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Publication numberUS2731067 A
Publication typeGrant
Publication dateJan 17, 1956
Filing dateNov 20, 1950
Priority dateNov 20, 1950
Publication numberUS 2731067 A, US 2731067A, US-A-2731067, US2731067 A, US2731067A
InventorsRoy G Miller
Original AssigneeEast Coast Aeronautics Inc
Export CitationBiBTeX, EndNote, RefMan
External Links: USPTO, USPTO Assignment, Espacenet
Method and apparatus for making fiber glass pipe
US 2731067 A
Abstract  available in
Images(1)
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Claims  available in
Description  (OCR text may contain errors)

R. G. MILLER Jan. 17, 1956 METHOD 'AND APPARATUS FOR MAKING FIBER GLASS PIPE Filed Nov. 20, 1950 United States Patent() METHOD AND APPARATUS FOR MAKING FIBER GLASS PIPE Roy G. Miller, Bayside, N. Y., assigner to East Coast Aeronautics, Inc., Mount Vernon, N. Y., a corporation of New York Application November 20, 1950, Serial No. 196,605

' 10 claims. (ci. is4-1.7)

This invention relates to reinforced plastic or synthetic resin pipe and to a method and apparatus for its manufacture.

Synthetic resin pipe has many advantages such as hghtness and resistance to corrosion by contact with the earth and a variety of fluids but as heretofore constructed has been expensive and has not developed its full potential strength. Reinforcement of the synthetic resin has been accomplished, for instance, by wrapping a mandrel with ber glass mat or fabric, impregnating with resin and oven curing to a solid state. Pipe made in this way has been found to have a tensile strength of the order of 20,000 p. s. i. where mat is used and 70,000 p. s. i. where woven fabric is used.

An object of my invention is to provide plastic pipe reinforced with glass ber and which has a tensile strength of the order of 150,000 p. s. i. Such pipe may be substituted for welded steel pipe of the same diameter but weighing about l times as much.

Briey, my invention resides in the manufacture of pipe by wrapping unidirectional glass fiber on a mandrel, impregnating the wrapped mandrel with a thermo-setting ice Vof joint between two mandrel sections;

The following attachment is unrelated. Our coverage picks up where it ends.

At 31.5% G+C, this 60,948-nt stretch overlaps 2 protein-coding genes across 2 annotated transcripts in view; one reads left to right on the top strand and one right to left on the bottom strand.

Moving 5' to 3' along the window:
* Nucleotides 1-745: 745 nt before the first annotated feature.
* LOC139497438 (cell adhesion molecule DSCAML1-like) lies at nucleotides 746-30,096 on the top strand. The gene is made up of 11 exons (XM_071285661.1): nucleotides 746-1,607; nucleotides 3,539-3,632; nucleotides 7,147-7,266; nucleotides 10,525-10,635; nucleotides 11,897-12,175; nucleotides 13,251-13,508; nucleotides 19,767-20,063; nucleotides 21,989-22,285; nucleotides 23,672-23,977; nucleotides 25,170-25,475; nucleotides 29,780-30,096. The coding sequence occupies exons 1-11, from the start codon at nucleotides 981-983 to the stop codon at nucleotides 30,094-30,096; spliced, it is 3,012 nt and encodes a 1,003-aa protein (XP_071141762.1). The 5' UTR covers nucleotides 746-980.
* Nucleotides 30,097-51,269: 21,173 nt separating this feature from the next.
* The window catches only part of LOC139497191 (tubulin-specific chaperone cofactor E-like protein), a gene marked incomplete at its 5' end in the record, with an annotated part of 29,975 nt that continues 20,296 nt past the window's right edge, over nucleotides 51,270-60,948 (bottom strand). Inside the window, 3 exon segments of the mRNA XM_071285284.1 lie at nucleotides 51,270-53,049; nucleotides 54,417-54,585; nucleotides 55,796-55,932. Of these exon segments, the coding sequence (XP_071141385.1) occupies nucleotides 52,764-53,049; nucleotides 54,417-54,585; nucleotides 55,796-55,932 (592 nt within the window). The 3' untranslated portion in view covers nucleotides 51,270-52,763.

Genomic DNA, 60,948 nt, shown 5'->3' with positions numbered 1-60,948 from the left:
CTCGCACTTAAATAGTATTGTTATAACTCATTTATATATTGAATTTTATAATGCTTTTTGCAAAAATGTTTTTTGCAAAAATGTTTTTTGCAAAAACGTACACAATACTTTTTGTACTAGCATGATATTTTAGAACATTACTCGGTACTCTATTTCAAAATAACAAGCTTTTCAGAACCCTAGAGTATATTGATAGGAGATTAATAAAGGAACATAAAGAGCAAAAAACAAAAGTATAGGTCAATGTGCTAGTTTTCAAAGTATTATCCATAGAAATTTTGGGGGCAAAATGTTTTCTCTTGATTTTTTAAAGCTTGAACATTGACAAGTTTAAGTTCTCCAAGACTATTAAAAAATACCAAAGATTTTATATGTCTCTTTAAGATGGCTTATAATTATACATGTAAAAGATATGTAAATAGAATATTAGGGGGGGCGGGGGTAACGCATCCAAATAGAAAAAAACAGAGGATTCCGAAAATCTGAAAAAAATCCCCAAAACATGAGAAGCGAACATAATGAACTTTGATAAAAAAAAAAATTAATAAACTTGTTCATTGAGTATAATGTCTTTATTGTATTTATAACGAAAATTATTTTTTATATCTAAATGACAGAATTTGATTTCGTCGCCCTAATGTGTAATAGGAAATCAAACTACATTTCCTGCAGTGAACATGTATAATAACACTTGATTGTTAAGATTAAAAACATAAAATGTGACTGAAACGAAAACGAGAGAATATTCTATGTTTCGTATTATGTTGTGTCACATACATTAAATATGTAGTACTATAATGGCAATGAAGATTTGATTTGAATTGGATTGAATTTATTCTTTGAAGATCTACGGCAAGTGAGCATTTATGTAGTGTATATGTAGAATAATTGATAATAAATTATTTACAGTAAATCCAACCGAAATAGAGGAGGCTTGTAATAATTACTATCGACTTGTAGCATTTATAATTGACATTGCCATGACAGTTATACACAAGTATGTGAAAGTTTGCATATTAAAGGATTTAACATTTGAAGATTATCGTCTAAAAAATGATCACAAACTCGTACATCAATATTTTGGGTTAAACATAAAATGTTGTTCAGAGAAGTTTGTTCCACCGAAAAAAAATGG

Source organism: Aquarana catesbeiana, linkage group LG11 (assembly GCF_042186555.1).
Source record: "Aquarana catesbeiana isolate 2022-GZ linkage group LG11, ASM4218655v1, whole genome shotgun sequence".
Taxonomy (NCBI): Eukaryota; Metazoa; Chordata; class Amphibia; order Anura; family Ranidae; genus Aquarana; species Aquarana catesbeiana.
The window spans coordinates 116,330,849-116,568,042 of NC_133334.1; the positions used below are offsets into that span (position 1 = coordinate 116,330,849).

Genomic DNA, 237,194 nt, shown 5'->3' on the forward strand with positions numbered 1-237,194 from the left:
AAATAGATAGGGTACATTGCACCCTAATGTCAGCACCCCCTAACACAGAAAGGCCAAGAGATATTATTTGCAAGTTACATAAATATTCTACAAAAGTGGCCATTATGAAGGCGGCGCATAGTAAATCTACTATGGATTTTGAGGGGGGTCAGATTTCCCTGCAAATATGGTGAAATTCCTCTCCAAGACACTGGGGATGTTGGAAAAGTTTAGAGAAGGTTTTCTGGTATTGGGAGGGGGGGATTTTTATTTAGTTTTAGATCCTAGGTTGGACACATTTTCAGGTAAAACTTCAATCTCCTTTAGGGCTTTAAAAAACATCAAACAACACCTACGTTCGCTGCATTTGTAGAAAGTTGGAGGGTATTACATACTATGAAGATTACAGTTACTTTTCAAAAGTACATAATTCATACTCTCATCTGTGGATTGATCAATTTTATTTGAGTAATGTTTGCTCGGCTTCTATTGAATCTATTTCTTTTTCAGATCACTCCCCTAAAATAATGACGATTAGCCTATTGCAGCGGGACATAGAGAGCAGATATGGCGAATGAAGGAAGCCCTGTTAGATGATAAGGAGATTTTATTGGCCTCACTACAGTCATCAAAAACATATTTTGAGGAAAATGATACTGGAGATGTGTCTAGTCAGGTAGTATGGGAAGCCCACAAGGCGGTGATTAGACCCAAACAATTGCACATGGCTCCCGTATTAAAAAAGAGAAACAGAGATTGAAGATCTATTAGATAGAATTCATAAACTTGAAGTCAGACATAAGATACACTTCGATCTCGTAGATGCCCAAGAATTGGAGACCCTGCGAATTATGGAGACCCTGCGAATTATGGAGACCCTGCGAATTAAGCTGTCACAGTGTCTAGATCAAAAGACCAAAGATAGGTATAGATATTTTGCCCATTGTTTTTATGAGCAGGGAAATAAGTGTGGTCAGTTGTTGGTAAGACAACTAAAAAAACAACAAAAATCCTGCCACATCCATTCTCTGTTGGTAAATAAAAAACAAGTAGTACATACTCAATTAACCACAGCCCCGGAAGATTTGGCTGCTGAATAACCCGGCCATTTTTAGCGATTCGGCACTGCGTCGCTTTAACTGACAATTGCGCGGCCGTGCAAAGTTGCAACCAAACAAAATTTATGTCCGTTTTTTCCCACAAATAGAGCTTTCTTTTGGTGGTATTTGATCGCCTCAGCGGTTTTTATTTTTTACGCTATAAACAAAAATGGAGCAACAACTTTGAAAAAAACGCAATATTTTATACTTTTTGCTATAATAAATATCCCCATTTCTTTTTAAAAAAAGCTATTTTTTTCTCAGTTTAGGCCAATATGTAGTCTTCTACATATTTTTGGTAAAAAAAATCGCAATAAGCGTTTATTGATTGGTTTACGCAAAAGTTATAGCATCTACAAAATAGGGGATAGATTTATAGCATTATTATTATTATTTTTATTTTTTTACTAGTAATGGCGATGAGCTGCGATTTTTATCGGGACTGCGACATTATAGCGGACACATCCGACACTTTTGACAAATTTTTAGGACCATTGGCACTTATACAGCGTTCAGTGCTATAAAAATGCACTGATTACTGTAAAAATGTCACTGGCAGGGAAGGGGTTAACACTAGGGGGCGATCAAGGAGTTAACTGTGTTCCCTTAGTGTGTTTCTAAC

Fig. 4 is a fragmentary sectional view showing the mandrel, wrapped with glass fiber and positioned within a mold where it is surrounded by iuid or plastic thermosetting resin; and

Fig. 5 is a sectional view of apparatus for separating a mandrel section from a formed pipe section.

Referring more particularly to Fig. 1, the mandrel sections 1 are delivered by the conveyor 2 to the table or conveyor 3 from which they are brought into alinement with the line of mandrel sections passing to the wrapping and impregnating apparatus. The successive mandrel sections rnay be joined or connected end to end by Hash welding but I prefer to join the mandrel sections by means of disposable bushings 4 two specific forms of which are shown in Figs. 2 and 3. The bushings 4 may be formed of metal, molded wood pulp or other suitable material and generally consist of cylindrical end portionsy 5 and 6 adapted to iit'within the ends of the tubular mandrel secsynthetic resin or plastic in iiuid form, solidifying the resin and removing the mandrel from the resulting pipe.

A further object of my invention is to provide a continuous process in which a mandrel or mandrels move continuously through a series of steps, the pipe sections being continuously discharged at one point and the mandrels being returned to the circuit.

I have found that by wrapping a mandrel with glass fibers at an angle of about 63.4 to the axis of the mandrel, enveloping the wrapped mandrel in liquid thermosetting resin within a mold, setting the resin by heating and stripping the so-formed pipe from the mandrel that I can continuously produce pipe of any desired uniform size having an optimum proportioning between hoop and longitudinal stresses to provide a maximum ratio between strength and weight.

The reinforcing glass fiber may be wound around the mandrel in the form of a ribbon of parallel strands. It may form a single layer in which all of the fibers extend in the same direction, but for maximum effectiveness there must be two or more layers in which the fibers in alternate layers extend in opposite directions or the strands or ribbon of strands extending around the pipe in one direction may be interlaced with strands or ribbon extending around the mandrel in the opposite direction it being understood that all strands whether extending around the mandrel in a right hand or left hand helix intersect a plane lying in the axis of the mandrel at an angle of 63.4 or they intersect a plane perpendicular to the axis of the mandrel at an angle of about 26.6. The strands of the right hand helix intersect the strands of the left hand helix at an angle of about 53.2. Reinforcing fibers disposed at this angle are adapted to provide the best distribut-ion of strength to resist the stresses normally occurring in a pipe subjected to internal fluid pressure, i. e., hoop stresses equal to twice the longitudinal stresses.